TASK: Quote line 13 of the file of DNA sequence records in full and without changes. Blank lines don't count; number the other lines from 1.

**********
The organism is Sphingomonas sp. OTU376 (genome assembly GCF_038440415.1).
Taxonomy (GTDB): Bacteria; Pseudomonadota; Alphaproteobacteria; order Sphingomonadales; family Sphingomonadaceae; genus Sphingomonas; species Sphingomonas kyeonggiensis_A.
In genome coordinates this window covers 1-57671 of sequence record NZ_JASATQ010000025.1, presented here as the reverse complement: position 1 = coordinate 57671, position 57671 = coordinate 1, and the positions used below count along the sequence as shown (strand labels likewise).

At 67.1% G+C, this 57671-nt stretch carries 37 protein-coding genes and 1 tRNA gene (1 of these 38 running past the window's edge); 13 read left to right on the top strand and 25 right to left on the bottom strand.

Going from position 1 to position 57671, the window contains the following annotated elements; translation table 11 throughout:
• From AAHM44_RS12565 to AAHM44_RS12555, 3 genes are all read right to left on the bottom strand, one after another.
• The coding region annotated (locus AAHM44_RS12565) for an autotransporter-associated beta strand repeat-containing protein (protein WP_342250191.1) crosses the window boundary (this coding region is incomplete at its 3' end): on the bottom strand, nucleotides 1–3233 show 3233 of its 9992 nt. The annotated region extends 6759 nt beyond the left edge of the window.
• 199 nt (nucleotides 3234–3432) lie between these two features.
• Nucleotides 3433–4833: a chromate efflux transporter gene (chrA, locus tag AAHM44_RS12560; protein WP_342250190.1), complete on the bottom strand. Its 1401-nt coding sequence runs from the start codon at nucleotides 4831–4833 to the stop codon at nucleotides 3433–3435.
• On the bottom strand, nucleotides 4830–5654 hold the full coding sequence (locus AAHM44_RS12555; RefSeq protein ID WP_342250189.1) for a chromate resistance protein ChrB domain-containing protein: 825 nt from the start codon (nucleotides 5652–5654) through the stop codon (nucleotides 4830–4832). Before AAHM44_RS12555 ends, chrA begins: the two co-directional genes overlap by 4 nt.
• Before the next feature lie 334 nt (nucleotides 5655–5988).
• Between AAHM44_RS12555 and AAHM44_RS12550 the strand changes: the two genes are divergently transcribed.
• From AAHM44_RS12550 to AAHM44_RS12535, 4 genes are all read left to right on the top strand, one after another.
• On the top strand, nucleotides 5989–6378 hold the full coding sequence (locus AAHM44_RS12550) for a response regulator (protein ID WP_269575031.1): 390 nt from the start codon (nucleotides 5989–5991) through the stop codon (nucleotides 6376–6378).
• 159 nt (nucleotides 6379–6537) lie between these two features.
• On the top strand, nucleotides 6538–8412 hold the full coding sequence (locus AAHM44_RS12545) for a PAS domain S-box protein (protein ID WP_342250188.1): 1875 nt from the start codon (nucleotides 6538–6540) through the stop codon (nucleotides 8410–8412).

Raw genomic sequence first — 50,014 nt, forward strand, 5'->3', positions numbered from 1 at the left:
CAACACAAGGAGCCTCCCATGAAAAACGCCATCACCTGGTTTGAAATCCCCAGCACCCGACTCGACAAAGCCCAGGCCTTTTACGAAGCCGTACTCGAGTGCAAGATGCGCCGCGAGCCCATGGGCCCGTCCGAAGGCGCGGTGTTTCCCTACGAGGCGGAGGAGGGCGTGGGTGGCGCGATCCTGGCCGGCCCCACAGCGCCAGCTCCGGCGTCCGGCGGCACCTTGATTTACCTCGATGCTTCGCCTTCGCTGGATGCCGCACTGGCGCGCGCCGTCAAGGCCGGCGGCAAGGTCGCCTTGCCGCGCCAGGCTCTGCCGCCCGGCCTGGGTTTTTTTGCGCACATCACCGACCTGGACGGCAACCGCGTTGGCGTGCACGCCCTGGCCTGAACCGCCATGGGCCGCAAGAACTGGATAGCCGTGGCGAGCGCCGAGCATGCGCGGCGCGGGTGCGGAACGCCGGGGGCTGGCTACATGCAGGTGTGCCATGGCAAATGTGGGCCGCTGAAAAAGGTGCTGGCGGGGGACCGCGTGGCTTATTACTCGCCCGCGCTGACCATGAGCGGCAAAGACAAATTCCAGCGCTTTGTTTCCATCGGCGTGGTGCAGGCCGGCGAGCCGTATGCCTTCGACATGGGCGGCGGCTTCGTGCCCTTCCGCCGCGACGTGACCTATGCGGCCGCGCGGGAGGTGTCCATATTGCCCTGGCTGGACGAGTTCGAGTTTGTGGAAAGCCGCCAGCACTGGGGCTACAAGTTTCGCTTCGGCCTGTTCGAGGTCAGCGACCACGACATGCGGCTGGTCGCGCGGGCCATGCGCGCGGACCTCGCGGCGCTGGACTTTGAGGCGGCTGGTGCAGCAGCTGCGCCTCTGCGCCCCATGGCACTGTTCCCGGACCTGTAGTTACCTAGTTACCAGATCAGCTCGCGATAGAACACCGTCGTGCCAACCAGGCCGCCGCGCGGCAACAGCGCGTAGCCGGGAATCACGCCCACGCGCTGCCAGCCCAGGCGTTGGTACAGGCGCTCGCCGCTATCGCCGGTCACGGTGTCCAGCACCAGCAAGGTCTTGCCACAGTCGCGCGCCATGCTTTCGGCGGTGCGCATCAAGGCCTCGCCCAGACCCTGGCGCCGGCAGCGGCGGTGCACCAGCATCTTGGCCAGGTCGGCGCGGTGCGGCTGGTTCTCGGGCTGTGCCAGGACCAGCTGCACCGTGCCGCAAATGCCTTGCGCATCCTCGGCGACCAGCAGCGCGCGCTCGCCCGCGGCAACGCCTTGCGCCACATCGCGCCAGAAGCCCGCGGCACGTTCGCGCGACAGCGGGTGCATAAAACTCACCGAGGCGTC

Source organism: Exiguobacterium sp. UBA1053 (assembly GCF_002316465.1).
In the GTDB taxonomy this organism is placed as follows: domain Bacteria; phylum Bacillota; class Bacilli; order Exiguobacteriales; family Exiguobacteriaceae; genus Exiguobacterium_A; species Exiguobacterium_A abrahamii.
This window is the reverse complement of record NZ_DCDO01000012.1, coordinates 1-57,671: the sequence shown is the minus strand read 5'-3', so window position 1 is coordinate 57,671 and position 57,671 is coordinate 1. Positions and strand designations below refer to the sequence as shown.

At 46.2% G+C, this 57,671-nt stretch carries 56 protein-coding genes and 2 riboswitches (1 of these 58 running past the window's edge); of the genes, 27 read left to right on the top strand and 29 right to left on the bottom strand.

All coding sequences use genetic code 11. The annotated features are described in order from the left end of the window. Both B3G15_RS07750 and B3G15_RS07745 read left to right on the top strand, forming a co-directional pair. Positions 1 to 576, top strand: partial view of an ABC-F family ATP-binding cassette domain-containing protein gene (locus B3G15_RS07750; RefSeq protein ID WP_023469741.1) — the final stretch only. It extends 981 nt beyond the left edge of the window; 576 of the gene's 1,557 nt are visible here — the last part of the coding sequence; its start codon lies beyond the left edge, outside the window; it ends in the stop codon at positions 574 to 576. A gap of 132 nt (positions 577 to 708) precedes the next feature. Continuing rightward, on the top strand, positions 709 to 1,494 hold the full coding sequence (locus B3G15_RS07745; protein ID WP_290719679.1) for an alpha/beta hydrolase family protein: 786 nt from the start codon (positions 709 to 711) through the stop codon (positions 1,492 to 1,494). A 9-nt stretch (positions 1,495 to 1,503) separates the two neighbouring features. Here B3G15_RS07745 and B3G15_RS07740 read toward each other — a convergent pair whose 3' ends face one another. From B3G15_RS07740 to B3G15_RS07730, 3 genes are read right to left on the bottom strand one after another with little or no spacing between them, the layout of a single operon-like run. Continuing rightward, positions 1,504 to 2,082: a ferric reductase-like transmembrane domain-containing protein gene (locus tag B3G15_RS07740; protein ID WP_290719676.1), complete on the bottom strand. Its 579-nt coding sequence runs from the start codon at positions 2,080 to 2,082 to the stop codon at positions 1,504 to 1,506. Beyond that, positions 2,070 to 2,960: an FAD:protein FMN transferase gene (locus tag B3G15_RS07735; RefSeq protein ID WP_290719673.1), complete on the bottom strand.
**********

• From AAHM44_RS12550 to AAHM44_RS12535, 4 genes are all read left to right on the top strand, one after another.